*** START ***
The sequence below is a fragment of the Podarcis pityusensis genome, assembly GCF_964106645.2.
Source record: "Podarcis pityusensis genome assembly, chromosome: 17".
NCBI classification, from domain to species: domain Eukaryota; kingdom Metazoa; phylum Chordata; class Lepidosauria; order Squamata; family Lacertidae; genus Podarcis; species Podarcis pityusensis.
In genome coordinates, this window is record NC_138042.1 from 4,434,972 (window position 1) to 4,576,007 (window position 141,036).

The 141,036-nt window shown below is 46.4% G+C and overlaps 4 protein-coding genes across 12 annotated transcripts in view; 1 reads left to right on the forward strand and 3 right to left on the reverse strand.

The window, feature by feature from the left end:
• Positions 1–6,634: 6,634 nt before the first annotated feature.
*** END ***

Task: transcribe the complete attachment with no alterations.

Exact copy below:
The sequence below is a fragment of the Podarcis pityusensis genome, assembly GCF_964106645.2.
Source record: "Podarcis pityusensis genome assembly, chromosome: 17".
NCBI classification, from domain to species: domain Eukaryota; kingdom Metazoa; phylum Chordata; class Lepidosauria; order Squamata; family Lacertidae; genus Podarcis; species Podarcis pityusensis.
In genome coordinates, this window is record NC_138042.1 from 4,434,972 (window position 1) to 4,576,007 (window position 141,036).

The 141,036-nt window shown below is 46.4% G+C and overlaps 4 protein-coding genes across 12 annotated transcripts in view; 1 reads left to right on the forward strand and 3 right to left on the reverse strand.

The window, feature by feature from the left end:
• Positions 1–6,634: 6,634 nt before the first annotated feature.